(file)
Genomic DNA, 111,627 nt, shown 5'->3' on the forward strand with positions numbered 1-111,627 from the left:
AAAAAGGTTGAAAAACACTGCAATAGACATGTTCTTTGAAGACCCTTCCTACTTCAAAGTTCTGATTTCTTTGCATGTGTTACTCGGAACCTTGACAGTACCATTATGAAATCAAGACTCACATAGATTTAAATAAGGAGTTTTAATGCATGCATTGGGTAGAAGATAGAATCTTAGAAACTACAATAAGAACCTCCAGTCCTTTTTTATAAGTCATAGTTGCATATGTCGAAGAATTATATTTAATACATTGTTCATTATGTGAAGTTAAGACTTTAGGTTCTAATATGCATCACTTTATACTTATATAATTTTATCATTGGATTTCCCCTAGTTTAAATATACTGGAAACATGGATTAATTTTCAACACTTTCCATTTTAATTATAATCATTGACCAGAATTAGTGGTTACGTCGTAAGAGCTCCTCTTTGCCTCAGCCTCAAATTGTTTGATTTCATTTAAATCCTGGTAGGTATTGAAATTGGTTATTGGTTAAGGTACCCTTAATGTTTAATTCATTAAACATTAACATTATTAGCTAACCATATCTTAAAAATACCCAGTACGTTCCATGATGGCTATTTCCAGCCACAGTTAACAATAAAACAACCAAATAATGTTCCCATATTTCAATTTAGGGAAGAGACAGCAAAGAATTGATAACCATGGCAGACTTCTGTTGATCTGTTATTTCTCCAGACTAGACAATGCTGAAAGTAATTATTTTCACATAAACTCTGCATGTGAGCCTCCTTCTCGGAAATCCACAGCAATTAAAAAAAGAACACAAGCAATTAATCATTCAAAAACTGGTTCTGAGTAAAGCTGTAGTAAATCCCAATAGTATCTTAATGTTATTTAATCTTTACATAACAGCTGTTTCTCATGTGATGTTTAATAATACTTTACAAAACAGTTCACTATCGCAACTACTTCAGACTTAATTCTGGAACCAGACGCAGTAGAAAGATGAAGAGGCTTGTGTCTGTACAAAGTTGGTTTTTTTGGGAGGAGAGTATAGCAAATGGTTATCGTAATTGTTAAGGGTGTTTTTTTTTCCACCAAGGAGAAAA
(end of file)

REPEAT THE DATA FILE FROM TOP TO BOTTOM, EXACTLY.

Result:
Genomic DNA, 111,627 nt, shown 5'->3' on the forward strand with positions numbered 1-111,627 from the left:
AAAAAGGTTGAAAAACACTGCAATAGACATGTTCTTTGAAGACCCTTCCTACTTCAAAGTTCTGATTTCTTTGCATGTGTTACTCGGAACCTTGACAGTACCATTATGAAATCAAGACTCACATAGATTTAAATAAGGAGTTTTAATGCATGCATTGGGTAGAAGATAGAATCTTAGAAACTACAATAAGAACCTCCAGTCCTTTTTTATAAGTCATAGTTGCATATGTCGAAGAATTATATTTAATACATTGTTCATTATGTGAAGTTAAGACTTTAGGTTCTAATATGCATCACTTTATACTTATATAATTTTATCATTGGATTTCCCCTAGTTTAAATATACTGGAAACATGGATTAATTTTCAACACTTTCCATTTTAATTATAATCATTGACCAGAATTAGTGGTTACGTCGTAAGAGCTCCTCTTTGCCTCAGCCTCAAATTGTTTGATTTCATTTAAATCCTGGTAGGTATTGAAATTGGTTATTGGTTAAGGTACCCTTAATGTTTAATTCATTAAACATTAACATTATTAGCTAACCATATCTTAAAAATACCCAGTACGTTCCATGATGGCTATTTCCAGCCACAGTTAACAATAAAACAACCAAATAATGTTCCCATATTTCAATTTAGGGAAGAGACAGCAAAGAATTGATAACCATGGCAGACTTCTGTTGATCTGTTATTTCTCCAGACTAGACAATGCTGAAAGTAATTATTTTCACATAAACTCTGCATGTGAGCCTCCTTCTCGGAAATCCACAGCAATTAAAAAAAGAACACAAGCAATTAATCATTCAAAAACTGGTTCTGAGTAAAGCTGTAGTAAATCCCAATAGTATCTTAATGTTATTTAATCTTTACATAACAGCTGTTTCTCATGTGATGTTTAATAATACTTTACAAAACAGTTCACTATCGCAACTACTTCAGACTTAATTCTGGAACCAGACGCAGTAGAAAGATGAAGAGGCTTGTGTCTGTACAAAGTTGGTTTTTTTGGGAGGAGAGTATAGCAAATGGTTATCGTAATTGTTAAGGGTGTTTTTTTTTCCACCAAGGAGAAAA